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Infrastructure, Energy Progress Hinge on Cutting Red Tape

Mark Green

Mark Green
Posted May 27, 2015

It’s Amazing That Anything Ever Gets Built

Wall Street Journal commentary (Engler and McGarvey): America’s business and labor leaders agree: President Obama and Congress can do more to modernize the permitting process for infrastructure projects—airports, factories, power plants and pipelines—which at the moment is burdensome, slow and inconsistent.

Gaining approval to build a new bridge or factory typically involves review by multiple federal agencies—such as the Environmental Protection Agency, the U.S. Forest Service, the Interior Department, the U.S. Army Corps of Engineers and the Bureau of Land Management—with overlapping jurisdictions and no real deadlines. Often, no single federal entity is responsible for managing the process. Even after a project is granted permits, lawsuits can hold things up for years—or, worse, halt a half-completed construction project.

Consider the $3 billion TransWest Express, a multistate power-line that would bring upward of 3,000 megawatts of wind-generated electricity from Wyoming to about 1.8 million homes and businesses from Las Vegas to San Diego. The project delivers on two of President Obama’s priorities, renewable power and job creation, so the administration in October 2011 named the TransWest Express one of seven transmission projects to “quickly advance” through federal permitting.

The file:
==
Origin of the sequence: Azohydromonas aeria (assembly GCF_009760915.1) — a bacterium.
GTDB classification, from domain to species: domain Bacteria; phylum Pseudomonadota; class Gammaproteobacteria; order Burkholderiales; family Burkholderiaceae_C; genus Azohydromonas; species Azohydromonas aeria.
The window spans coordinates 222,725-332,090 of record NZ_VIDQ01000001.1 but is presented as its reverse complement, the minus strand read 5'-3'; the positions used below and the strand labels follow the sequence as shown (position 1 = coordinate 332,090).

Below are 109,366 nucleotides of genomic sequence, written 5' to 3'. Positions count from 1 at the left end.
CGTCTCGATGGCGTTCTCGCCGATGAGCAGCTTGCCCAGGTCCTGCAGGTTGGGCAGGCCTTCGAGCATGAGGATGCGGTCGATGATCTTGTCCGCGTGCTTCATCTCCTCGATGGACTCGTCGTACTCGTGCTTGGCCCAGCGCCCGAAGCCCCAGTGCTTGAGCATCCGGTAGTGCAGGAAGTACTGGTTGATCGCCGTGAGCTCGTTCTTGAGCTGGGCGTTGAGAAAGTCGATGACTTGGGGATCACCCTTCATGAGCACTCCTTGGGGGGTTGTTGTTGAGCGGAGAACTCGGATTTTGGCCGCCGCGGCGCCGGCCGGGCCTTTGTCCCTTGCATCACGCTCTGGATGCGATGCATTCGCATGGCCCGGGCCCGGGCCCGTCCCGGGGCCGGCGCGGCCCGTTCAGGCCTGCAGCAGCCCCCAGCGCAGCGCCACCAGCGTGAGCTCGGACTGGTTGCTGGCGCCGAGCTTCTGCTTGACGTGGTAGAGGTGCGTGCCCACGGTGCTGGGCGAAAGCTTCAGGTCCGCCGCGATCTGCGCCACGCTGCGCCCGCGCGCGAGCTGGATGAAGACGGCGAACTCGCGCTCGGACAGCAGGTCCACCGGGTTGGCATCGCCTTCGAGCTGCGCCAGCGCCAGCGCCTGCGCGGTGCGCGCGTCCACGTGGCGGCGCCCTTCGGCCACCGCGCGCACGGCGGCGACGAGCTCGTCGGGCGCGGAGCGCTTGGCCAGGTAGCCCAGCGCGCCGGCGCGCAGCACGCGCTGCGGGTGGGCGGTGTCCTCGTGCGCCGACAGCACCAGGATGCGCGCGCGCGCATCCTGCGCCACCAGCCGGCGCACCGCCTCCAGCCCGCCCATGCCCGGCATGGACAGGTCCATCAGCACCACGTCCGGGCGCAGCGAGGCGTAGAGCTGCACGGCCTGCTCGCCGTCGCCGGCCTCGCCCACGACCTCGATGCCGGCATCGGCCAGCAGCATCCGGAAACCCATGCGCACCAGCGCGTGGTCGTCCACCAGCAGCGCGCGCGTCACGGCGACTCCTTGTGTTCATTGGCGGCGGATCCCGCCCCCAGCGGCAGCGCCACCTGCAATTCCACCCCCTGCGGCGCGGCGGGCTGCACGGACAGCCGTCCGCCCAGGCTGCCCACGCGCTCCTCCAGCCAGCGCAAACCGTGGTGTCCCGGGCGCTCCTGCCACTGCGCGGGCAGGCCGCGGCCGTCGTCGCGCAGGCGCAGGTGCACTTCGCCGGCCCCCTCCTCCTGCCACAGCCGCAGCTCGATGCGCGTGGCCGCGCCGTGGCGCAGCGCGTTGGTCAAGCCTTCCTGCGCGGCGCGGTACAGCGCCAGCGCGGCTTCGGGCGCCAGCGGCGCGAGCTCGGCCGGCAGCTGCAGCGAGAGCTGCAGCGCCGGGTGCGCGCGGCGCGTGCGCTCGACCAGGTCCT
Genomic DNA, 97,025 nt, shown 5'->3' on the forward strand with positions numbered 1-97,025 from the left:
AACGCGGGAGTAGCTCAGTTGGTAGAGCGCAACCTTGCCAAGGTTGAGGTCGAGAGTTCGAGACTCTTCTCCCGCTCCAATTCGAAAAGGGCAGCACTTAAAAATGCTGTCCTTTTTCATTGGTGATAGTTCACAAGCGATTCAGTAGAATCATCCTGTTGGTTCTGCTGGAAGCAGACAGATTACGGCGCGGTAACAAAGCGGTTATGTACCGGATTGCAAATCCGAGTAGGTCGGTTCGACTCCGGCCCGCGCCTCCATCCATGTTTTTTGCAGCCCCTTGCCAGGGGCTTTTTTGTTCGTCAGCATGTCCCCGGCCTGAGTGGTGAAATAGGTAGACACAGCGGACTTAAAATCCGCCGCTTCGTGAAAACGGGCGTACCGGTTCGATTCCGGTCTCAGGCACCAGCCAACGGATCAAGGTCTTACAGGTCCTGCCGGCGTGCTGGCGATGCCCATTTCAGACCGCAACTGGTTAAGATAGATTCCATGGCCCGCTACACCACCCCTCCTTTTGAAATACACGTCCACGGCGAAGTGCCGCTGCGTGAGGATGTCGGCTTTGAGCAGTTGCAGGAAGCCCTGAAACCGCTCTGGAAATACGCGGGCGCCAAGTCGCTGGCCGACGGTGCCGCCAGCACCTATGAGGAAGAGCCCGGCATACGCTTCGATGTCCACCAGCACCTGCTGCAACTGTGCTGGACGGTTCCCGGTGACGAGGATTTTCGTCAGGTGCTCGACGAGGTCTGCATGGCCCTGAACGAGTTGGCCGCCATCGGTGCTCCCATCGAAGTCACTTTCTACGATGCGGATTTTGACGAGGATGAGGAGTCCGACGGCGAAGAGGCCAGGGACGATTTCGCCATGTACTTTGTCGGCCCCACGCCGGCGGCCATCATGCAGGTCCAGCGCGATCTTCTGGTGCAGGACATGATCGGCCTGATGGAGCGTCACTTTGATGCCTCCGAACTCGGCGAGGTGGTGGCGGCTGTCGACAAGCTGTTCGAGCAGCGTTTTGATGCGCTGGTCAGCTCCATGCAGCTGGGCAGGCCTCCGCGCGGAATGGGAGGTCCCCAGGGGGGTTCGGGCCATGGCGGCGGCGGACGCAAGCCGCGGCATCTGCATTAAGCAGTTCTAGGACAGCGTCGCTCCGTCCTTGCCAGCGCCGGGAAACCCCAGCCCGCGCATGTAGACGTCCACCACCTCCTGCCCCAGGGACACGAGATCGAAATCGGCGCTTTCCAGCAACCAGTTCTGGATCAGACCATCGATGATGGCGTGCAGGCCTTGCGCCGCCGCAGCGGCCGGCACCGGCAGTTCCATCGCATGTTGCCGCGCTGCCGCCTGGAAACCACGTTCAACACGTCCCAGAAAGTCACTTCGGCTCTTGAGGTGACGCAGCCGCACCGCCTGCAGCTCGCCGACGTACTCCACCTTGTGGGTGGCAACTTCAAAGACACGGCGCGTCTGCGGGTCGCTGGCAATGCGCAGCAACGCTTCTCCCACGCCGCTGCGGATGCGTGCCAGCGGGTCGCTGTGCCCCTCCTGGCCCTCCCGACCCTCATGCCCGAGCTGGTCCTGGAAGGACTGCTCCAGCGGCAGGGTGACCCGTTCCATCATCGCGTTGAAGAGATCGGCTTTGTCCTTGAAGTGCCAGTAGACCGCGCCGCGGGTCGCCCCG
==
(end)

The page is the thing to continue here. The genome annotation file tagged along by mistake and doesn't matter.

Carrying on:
Yet it has languished under federal review since 2007. Late last month the Bureau of Land Management announced it had finished a voluminous environmental impact statement, but construction is not expected to begin for almost another year due to problems obtaining permits from the EPA, the Federal Highway Administration, the Army Corps, the Bureau of Indian Affairs, the National Park Service, the U.S. Fish and Wildlife Service, the Forest Service and the Bureau of Reclamation. Meanwhile, thousands of skilled craft construction workers sit on their hands.

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ABOUT THE AUTHOR

Mark Green joined API after a career in newspaper journalism, including 16 years as national editorial writer for The Oklahoman in the paper’s Washington bureau. Mark also was a reporter, copy editor and sports editor. He earned his journalism degree from the University of Oklahoma and master’s in journalism and public affairs from American University. He and his wife Pamela live in Occoquan, Va., where they enjoy their four grandchildren.